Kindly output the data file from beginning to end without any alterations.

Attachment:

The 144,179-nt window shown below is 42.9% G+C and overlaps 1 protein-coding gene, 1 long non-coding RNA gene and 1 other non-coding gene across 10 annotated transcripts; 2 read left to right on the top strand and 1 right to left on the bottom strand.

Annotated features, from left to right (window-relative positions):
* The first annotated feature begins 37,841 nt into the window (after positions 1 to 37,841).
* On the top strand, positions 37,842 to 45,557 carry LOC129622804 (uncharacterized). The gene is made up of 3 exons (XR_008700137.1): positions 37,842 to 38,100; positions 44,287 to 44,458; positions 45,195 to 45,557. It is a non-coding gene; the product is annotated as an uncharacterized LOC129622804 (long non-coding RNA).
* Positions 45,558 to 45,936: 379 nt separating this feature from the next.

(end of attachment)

The 144,179-nt window shown below is 42.9% G+C and overlaps 1 protein-coding gene, 1 long non-coding RNA gene and 1 other non-coding gene across 10 annotated transcripts; 2 read left to right on the top strand and 1 right to left on the bottom strand.

Annotated features, from left to right (window-relative positions):
* The first annotated feature begins 37,841 nt into the window (after positions 1 to 37,841).
* On the top strand, positions 37,842 to 45,557 carry LOC129622804 (uncharacterized). The gene is made up of 3 exons (XR_008700137.1): positions 37,842 to 38,100; positions 44,287 to 44,458; positions 45,195 to 45,557. It is a non-coding gene; the product is annotated as an uncharacterized LOC129622804 (long non-coding RNA).
* Positions 45,558 to 45,936: 379 nt separating this feature from the next.